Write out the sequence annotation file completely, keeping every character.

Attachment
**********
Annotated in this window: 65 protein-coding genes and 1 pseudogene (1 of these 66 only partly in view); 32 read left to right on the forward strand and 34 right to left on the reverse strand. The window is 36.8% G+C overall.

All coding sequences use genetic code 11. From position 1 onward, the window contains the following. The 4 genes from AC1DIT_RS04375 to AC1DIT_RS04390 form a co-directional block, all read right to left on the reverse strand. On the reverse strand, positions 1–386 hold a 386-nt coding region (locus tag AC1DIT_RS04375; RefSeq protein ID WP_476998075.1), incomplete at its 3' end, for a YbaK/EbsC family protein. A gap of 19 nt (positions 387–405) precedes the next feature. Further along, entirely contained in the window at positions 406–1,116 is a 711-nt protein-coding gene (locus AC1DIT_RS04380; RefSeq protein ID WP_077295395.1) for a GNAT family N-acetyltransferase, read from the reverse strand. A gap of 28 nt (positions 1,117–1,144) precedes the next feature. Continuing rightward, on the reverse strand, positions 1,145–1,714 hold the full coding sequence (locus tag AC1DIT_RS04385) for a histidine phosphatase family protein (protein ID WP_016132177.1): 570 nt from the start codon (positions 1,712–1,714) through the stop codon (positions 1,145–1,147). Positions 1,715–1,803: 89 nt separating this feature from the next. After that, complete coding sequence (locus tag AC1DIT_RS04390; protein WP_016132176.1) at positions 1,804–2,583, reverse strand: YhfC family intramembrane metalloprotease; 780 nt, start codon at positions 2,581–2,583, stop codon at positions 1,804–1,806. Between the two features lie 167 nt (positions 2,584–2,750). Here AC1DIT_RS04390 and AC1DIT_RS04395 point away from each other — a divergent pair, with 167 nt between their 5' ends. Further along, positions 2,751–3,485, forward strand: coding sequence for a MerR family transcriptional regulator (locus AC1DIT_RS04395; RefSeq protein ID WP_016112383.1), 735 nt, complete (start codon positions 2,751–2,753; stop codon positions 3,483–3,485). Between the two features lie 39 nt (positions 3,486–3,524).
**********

Annotated in this window: 65 protein-coding genes and 1 pseudogene (1 of these 66 only partly in view); 32 read left to right on the forward strand and 34 right to left on the reverse strand. The window is 36.8% G+C overall.

All coding sequences use genetic code 11. From position 1 onward, the window contains the following. The 4 genes from AC1DIT_RS04375 to AC1DIT_RS04390 form a co-directional block, all read right to left on the reverse strand. On the reverse strand, positions 1–386 hold a 386-nt coding region (locus tag AC1DIT_RS04375; RefSeq protein ID WP_476998075.1), incomplete at its 3' end, for a YbaK/EbsC family protein. A gap of 19 nt (positions 387–405) precedes the next feature. Further along, entirely contained in the window at positions 406–1,116 is a 711-nt protein-coding gene (locus AC1DIT_RS04380; RefSeq protein ID WP_077295395.1) for a GNAT family N-acetyltransferase, read from the reverse strand. A gap of 28 nt (positions 1,117–1,144) precedes the next feature. Continuing rightward, on the reverse strand, positions 1,145–1,714 hold the full coding sequence (locus tag AC1DIT_RS04385) for a histidine phosphatase family protein (protein ID WP_016132177.1): 570 nt from the start codon (positions 1,712–1,714) through the stop codon (positions 1,145–1,147). Positions 1,715–1,803: 89 nt separating this feature from the next. After that, complete coding sequence (locus tag AC1DIT_RS04390; protein WP_016132176.1) at positions 1,804–2,583, reverse strand: YhfC family intramembrane metalloprotease; 780 nt, start codon at positions 2,581–2,583, stop codon at positions 1,804–1,806. Between the two features lie 167 nt (positions 2,584–2,750). Here AC1DIT_RS04390 and AC1DIT_RS04395 point away from each other — a divergent pair, with 167 nt between their 5' ends. Further along, positions 2,751–3,485, forward strand: coding sequence for a MerR family transcriptional regulator (locus AC1DIT_RS04395; RefSeq protein ID WP_016112383.1), 735 nt, complete (start codon positions 2,751–2,753; stop codon positions 3,483–3,485). Between the two features lie 39 nt (positions 3,486–3,524).